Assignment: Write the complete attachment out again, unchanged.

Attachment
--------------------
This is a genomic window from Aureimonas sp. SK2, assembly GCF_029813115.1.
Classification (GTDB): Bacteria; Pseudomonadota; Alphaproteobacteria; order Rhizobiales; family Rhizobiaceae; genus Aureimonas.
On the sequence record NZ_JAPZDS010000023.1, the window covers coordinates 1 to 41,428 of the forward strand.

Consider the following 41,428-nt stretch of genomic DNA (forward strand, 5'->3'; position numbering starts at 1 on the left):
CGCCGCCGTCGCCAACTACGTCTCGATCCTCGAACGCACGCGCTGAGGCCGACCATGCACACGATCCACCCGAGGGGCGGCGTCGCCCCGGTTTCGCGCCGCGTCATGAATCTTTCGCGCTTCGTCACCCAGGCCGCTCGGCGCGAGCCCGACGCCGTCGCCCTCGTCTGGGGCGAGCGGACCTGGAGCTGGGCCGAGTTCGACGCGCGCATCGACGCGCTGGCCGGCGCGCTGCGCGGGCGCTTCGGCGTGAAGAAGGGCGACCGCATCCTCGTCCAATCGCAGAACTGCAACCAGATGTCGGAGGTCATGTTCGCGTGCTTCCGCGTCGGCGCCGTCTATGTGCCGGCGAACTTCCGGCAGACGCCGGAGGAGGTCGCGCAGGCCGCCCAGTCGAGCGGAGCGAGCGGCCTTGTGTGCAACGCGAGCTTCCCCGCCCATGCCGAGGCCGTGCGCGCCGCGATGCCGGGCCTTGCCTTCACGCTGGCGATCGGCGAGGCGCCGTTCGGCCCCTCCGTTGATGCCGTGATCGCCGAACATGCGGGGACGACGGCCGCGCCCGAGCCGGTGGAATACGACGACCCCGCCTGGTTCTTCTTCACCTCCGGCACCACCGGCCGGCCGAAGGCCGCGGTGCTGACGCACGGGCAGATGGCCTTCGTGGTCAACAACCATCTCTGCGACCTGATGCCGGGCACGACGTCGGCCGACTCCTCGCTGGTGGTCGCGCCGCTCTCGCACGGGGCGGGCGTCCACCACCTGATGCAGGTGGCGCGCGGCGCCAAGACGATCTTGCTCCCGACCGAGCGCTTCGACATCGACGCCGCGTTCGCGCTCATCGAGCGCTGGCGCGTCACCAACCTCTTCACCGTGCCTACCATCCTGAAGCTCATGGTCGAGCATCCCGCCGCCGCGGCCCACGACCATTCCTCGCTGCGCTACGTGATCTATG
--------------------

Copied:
This is a genomic window from Aureimonas sp. SK2, assembly GCF_029813115.1.
Classification (GTDB): Bacteria; Pseudomonadota; Alphaproteobacteria; order Rhizobiales; family Rhizobiaceae; genus Aureimonas.
On the sequence record NZ_JAPZDS010000023.1, the window covers coordinates 1 to 41,428 of the forward strand.

Consider the following 41,428-nt stretch of genomic DNA (forward strand, 5'->3'; position numbering starts at 1 on the left):
CGCCGCCGTCGCCAACTACGTCTCGATCCTCGAACGCACGCGCTGAGGCCGACCATGCACACGATCCACCCGAGGGGCGGCGTCGCCCCGGTTTCGCGCCGCGTCATGAATCTTTCGCGCTTCGTCACCCAGGCCGCTCGGCGCGAGCCCGACGCCGTCGCCCTCGTCTGGGGCGAGCGGACCTGGAGCTGGGCCGAGTTCGACGCGCGCATCGACGCGCTGGCCGGCGCGCTGCGCGGGCGCTTCGGCGTGAAGAAGGGCGACCGCATCCTCGTCCAATCGCAGAACTGCAACCAGATGTCGGAGGTCATGTTCGCGTGCTTCCGCGTCGGCGCCGTCTATGTGCCGGCGAACTTCCGGCAGACGCCGGAGGAGGTCGCGCAGGCCGCCCAGTCGAGCGGAGCGAGCGGCCTTGTGTGCAACGCGAGCTTCCCCGCCCATGCCGAGGCCGTGCGCGCCGCGATGCCGGGCCTTGCCTTCACGCTGGCGATCGGCGAGGCGCCGTTCGGCCCCTCCGTTGATGCCGTGATCGCCGAACATGCGGGGACGACGGCCGCGCCCGAGCCGGTGGAATACGACGACCCCGCCTGGTTCTTCTTCACCTCCGGCACCACCGGCCGGCCGAAGGCCGCGGTGCTGACGCACGGGCAGATGGCCTTCGTGGTCAACAACCATCTCTGCGACCTGATGCCGGGCACGACGTCGGCCGACTCCTCGCTGGTGGTCGCGCCGCTCTCGCACGGGGCGGGCGTCCACCACCTGATGCAGGTGGCGCGCGGCGCCAAGACGATCTTGCTCCCGACCGAGCGCTTCGACATCGACGCCGCGTTCGCGCTCATCGAGCGCTGGCGCGTCACCAACCTCTTCACCGTGCCTACCATCCTGAAGCTCATGGTCGAGCATCCCGCCGCCGCGGCCCACGACCATTCCTCGCTGCGCTACGTGATCTATG